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# Calculus Applied!

Apply tools of single-variable calculus to create and analyze mathematical models used by real practitioners in social, life, and physical sciences.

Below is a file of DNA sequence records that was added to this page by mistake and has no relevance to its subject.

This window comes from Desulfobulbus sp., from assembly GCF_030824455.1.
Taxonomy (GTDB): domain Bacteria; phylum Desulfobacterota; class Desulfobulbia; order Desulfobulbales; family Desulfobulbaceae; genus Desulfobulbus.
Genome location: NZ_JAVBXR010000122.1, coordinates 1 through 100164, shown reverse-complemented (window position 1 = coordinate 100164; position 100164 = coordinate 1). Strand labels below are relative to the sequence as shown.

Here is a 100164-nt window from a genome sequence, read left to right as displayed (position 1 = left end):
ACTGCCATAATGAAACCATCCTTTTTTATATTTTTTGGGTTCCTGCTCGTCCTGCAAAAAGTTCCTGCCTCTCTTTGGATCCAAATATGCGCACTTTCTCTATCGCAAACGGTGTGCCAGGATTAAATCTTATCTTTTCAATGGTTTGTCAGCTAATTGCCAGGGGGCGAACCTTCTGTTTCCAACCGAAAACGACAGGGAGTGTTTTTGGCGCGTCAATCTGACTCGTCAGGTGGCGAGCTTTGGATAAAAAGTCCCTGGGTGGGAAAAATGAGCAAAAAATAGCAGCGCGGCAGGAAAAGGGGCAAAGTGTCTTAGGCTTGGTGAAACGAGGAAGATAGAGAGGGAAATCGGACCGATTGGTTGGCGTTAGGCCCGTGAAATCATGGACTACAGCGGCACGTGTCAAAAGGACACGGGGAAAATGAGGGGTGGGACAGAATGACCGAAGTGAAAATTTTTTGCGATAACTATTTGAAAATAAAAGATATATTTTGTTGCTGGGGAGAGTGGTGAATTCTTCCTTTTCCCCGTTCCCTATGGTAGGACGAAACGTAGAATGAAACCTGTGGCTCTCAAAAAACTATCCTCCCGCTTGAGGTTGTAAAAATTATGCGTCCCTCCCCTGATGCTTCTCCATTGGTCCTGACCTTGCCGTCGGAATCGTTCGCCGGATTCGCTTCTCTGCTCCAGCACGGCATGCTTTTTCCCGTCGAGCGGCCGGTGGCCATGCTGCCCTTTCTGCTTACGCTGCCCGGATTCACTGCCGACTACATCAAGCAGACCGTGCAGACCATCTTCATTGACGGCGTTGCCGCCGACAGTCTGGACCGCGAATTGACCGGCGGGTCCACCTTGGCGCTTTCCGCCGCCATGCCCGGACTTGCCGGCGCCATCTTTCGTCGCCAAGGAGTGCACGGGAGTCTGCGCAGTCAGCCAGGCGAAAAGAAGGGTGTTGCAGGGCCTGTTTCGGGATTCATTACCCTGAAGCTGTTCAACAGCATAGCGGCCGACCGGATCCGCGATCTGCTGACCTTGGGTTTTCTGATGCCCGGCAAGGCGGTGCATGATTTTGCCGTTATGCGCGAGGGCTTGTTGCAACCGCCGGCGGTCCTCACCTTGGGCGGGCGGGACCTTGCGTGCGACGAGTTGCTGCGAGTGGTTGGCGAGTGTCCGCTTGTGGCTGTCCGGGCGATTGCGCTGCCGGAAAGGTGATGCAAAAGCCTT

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In this course, we go beyond the calculus textbook, working with practitioners in social, life and physical sciences to understand how calculus and mathematical models play a role in their work. Through a series of case studies, you’ll learn: How standardized test makers use functions to analyze the difficulty of test questions; How economists model interaction of price and demand using rates of change, in a historical case of subway ridership; How an x-ray is different from a CT-scan, and what this has to do with integrals; How biologists use differential equation models to predict when populations will experience dramatic changes, such as extinction or outbreaks; How the Lotka-Volterra predator-prey model was created to answer a biological puzzle; How statisticians use functions to model data, like income distributions, and how integrals measure chance; How Einstein’s Energy Equation, E=mc2 is an approximation to a more complicated equation. With real practitioners as your guide, you’ll explore these situations in a hands-on way: looking at data and graphs, writing equations, doing calculus computations, and making educated guesses and predictions. This course provides a unique supplement to a course in single-variable calculus. Key topics include application of derivatives, integrals and differential equations, mathematical models and parameters. This course is for anyone who has completed or is currently taking a single-variable calculus course (differential and integral), at the high school (AP or IB) or college/university level. You will need to be familiar with the basics of derivatives, integrals, and differential equations, as well as functions involving polynomials, exponentials, and logarithms. This is a course to learn applications of calculus to other fields, and NOT a course to learn the basics of calculus. Whether you’re a student who has just finished an introductory Calculus course or a teacher looking for more authentic examples for your classroom, there is something for you to learn here, and we hope you’ll join us!
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